Maine's tourism industry requests more state funding

24 Aug 2020 11:50 AM
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The Maine Tourism Association said the brand new $200 million worth of grant funding is 25 % of what it asked for.

The other day, Governor Mills announced a fresh grant program to help small businesses damaged by the coronavirus pandemic. $200 million will be awarded to businesses who apply and meet certain standards like having 50 or fewer employees.

It's no secret that the pandemic, and the closures and restrictions that was included with it, is impacting Maine's economy. A state nicknamed 'Vacationland' will depend on the summertime months and out of state guests to keep a large number of stores in business.

Tony Cameron may be the CEO of the Maine Tourism Association. He says these grants will be ideal for businesses but it's not what the Association and other hospitality groups were requesting.

“Tourism is absolutely the core of Maine, it’s the spirit of Maine, Cameron said. “I just don’t think it’s enough overall to help the businesses that truly need it."

Earlier this summer those groups asked the state for $800 million in funding to support the tourism industry. Cameron added it is a big amount to require but says there are 10,000 to 12,000 tourism-based businesses in Maine.

“800-million when you break it up compared to that many businesses it isn’t lots of money," Cameron said.

“We’re hopeful that more money will likely be coming down and we will certainly advocate for that and anything we are able to do to utilize the administration and our legislative officials, we will surely do that.”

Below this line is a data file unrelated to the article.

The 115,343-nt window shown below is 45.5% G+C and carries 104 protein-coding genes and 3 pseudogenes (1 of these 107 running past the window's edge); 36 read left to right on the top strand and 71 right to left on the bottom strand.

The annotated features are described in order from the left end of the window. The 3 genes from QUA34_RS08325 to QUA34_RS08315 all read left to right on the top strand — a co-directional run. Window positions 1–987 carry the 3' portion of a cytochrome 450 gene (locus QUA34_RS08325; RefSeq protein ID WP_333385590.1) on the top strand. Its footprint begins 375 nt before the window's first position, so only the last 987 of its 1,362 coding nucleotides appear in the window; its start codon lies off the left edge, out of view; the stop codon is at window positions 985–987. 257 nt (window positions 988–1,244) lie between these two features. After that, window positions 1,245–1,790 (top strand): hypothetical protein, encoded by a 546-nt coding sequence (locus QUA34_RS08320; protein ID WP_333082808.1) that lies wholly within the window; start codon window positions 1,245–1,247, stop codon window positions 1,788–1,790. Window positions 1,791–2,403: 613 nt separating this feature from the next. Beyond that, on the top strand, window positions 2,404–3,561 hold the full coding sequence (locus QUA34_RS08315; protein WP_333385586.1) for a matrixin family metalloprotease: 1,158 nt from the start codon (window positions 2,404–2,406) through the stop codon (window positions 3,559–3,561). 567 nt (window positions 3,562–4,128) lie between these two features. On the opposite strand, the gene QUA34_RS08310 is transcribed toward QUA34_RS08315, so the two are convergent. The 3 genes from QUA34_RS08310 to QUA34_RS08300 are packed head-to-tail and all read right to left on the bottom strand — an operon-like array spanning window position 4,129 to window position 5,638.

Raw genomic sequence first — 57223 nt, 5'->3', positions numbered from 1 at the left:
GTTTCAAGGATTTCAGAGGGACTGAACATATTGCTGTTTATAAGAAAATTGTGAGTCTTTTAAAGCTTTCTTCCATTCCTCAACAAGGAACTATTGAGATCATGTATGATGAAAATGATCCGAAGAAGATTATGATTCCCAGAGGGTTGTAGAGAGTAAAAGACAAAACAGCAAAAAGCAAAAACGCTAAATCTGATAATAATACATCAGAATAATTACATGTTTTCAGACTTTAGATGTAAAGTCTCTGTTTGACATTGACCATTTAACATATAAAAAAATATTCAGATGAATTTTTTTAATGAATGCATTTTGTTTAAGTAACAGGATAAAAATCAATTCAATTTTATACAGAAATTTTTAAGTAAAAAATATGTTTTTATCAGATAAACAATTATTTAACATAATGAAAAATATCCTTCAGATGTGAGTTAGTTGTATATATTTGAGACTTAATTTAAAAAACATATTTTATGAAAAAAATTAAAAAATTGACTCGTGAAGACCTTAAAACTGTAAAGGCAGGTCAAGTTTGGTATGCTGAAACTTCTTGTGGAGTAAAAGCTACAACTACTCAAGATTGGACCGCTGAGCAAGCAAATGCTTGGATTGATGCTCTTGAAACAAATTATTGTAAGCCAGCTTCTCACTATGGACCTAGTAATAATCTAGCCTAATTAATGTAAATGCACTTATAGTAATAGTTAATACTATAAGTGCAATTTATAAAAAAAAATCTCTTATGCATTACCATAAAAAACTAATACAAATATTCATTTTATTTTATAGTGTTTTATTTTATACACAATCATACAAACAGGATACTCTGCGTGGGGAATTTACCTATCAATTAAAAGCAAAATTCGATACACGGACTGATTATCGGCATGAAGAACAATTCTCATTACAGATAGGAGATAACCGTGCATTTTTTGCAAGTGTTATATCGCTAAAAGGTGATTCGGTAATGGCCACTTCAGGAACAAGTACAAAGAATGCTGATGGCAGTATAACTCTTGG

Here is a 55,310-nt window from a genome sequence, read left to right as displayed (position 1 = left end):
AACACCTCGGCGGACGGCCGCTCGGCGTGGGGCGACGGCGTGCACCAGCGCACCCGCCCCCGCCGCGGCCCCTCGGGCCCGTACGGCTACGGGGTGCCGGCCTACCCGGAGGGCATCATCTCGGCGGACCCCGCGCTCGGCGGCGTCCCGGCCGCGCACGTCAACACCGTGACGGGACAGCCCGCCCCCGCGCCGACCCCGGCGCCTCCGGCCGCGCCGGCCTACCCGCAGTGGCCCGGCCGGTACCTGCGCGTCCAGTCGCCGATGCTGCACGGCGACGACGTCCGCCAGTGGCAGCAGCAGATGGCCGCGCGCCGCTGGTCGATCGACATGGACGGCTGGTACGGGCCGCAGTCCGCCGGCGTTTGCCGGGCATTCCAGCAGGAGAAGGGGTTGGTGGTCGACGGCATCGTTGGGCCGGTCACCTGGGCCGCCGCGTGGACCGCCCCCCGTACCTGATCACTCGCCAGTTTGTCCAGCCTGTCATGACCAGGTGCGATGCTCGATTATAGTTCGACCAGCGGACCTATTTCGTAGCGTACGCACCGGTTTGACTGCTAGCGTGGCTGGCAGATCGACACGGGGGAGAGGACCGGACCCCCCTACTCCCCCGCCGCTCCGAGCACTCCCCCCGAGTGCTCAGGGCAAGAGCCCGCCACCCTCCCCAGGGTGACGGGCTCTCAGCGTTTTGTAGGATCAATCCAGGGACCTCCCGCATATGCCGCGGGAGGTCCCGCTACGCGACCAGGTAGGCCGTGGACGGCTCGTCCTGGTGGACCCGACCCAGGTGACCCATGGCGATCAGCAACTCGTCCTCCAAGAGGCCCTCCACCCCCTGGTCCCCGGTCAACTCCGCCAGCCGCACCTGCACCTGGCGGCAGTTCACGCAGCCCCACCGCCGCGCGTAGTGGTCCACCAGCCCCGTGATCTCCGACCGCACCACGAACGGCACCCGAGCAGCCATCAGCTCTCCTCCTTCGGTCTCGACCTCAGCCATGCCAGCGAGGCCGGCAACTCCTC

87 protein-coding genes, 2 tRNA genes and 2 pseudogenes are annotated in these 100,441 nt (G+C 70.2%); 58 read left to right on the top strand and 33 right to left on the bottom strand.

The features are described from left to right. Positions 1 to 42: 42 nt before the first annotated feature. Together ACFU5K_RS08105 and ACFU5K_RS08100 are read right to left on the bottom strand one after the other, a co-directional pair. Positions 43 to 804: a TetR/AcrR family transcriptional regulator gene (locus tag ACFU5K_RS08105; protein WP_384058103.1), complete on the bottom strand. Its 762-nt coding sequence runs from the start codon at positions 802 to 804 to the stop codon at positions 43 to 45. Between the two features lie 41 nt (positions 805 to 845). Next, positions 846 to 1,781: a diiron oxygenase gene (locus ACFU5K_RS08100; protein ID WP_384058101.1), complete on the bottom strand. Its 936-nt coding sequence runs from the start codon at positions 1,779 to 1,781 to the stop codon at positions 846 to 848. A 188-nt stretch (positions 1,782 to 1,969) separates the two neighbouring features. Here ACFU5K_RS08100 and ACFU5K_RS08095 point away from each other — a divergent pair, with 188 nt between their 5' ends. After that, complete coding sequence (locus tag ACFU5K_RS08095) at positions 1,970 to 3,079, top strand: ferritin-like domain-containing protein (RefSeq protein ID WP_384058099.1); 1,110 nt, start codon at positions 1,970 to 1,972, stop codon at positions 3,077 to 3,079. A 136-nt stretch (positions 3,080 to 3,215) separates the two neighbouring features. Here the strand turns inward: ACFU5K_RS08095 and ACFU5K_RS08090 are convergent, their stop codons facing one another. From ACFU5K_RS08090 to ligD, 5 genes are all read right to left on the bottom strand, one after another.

Timothy Rich are the owners of The Independent Cafe in Bar Harbor. Earlier come early july he said some businesses around were financially down 80-90% from what they were at last year.

Following the Fourth of July, things found but with no cruise lines coming to dock this fall, Rich said the fall and winter season will be "harsh" for businesses.

Rich added he is also disappointed that the state only awarded a fourth of what the industry asked for in financial aid. He said with the grant application criteria, many businesses can't even apply.

“It seems like a major screw you to people that are working hard and trying to do the proper thing," Rich added.

The program money is defined to be distributed in October. Cameron added the Department of Economic and Community Development will use a formula based on losses and must distribute those funds.

As the tourism and small company industries await more funding, stores and shops across Maine continue steadily to try to survive come early july of COVID-19.

“We’re hoping that people can do everything we are able to to greatly help businesses survive this season and recover next year," Cameron said.